Pew Research Center, “U.S. Religious Landscape Survey,” The Pew Forum on Religion & Public Life, Feb 2008.
 Center for Applied Research in the Apostolate (CARA), “Sacraments Today: Belief and Practice among U.S. Catholics,” CARA, Georgetown University, Washington, D.C., cara.georgetown.edu/sacraments.html (accessed October 25, 2012).
 Committee on Evangelization and Catechesis, Disciples Called to Witness: The New Evangelization, United States Conference of Catholic Bishops, Washington, D.C., 2012.
 Sherry A. Weddell, Forming Intentional Disciples: The Path to Knowing and Following Jesus, Huntington, IN: Our Sunday Visitor Publishing, 2012, 46.
Tuesday, October 23, 2012
When a Protestant Young Life staffer finds himself right smack in the middle of Catholic country, lots of interesting things can happen. I'm pleased to introduce Brad Sytsma, a seasoned area director ministering in and around one of our nation's greatest Catholic universities. I pray your heart will be encouraged as you read his reflections. . .
When is the last time you talked theology with a devout Catholic? Have you ever had a conversation with someone who left their Protestant church for the Catholic Church? What are the “real” differences between Catholics and Protestants? Do Catholics really believe all the things we have heard they believe? Have you ever asked why Catholics believe what they do from a biblical standpoint?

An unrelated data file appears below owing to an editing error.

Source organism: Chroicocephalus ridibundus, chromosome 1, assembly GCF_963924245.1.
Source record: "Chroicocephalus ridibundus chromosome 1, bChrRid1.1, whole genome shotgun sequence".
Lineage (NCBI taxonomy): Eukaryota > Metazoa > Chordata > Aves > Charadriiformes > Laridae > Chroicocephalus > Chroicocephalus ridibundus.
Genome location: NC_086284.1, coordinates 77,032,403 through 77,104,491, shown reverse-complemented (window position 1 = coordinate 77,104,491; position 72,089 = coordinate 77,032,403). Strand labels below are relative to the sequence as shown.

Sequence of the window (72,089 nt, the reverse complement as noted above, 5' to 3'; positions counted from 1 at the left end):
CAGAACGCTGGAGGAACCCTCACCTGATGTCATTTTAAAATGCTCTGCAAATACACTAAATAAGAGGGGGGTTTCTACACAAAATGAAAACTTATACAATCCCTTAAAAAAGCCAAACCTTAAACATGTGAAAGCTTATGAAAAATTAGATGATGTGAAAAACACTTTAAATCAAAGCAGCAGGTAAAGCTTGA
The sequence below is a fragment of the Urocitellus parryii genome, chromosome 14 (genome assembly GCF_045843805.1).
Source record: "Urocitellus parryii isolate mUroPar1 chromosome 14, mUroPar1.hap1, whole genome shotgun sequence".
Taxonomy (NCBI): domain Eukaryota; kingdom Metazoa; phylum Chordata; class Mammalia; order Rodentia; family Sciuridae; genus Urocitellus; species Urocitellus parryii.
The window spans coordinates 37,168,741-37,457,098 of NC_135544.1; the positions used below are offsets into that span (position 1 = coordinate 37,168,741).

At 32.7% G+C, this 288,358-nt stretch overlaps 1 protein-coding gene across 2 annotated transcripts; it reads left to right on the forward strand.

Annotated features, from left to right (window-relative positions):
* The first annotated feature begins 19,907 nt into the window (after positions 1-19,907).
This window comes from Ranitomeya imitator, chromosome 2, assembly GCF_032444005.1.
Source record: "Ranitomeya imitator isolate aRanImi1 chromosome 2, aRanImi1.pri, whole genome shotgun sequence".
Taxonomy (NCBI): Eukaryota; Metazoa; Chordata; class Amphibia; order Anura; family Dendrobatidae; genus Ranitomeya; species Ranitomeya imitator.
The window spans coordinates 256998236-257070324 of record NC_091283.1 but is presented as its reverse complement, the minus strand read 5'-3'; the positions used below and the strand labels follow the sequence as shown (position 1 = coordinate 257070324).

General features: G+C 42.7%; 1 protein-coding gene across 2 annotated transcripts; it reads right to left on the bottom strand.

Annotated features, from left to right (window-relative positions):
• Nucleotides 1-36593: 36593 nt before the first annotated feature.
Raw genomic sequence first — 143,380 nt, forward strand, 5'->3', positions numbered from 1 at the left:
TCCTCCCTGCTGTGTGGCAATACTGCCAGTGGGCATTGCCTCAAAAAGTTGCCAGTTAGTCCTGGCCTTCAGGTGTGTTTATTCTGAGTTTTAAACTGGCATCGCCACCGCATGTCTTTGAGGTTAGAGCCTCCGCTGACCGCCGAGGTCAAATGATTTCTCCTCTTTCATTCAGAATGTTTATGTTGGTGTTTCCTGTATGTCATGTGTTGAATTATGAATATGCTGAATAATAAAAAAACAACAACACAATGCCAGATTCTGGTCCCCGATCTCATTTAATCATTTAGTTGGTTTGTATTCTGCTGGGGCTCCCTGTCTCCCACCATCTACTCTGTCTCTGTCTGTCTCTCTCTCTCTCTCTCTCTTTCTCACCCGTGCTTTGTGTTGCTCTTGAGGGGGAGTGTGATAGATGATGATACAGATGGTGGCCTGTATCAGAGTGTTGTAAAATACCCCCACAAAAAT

About a year ago, my wife and three children moved to South Bend, Indiana where I am currently the Area Director for Young Life. With the University of Notre Dame in our back yard, there are many devout Catholics in our community. In Young Life here, we have at least six Catholic leaders. One of my team leaders is a dynamic and faithful Catholic who is working on a Masters of Divinity degree here at Notre Dame.
Since I have been here, I have been engaged in some amazing conversations with a couple of people who have converted to Catholicism from a Protestant past. I’ve also spoken with devout Catholics who love Jesus and have a thriving relationship with him. On the other hand, I’ve had plenty of conversations with Catholics and Protestants alike who are not engaged in the “faith” conversation.
In my work in Young Life and in my daily life as a Christian I’ve discovered several things:
1) We have a lot to learn about each other (Protestants and Catholics) and we need each other
2) There is a rich theology in Catholicism that we are missing as Protestants
3) Protestants need to stop protesting and start uniting with our Catholic brothers and sisters for the sake of the Gospel (take a look at 1 Corinthians 1:10-2:5)
Obviously, I’m just scratching the surface here and trying to wet the Protestant whistle. There is so much to discuss. The question remains: Are you willing to enter the conversation?
“I appeal to you, brothers, in the name of our Lord Jesus Christ, that all of you agree with one another so that there may be no divisions among you and that you may be perfectly united in mind and thought.”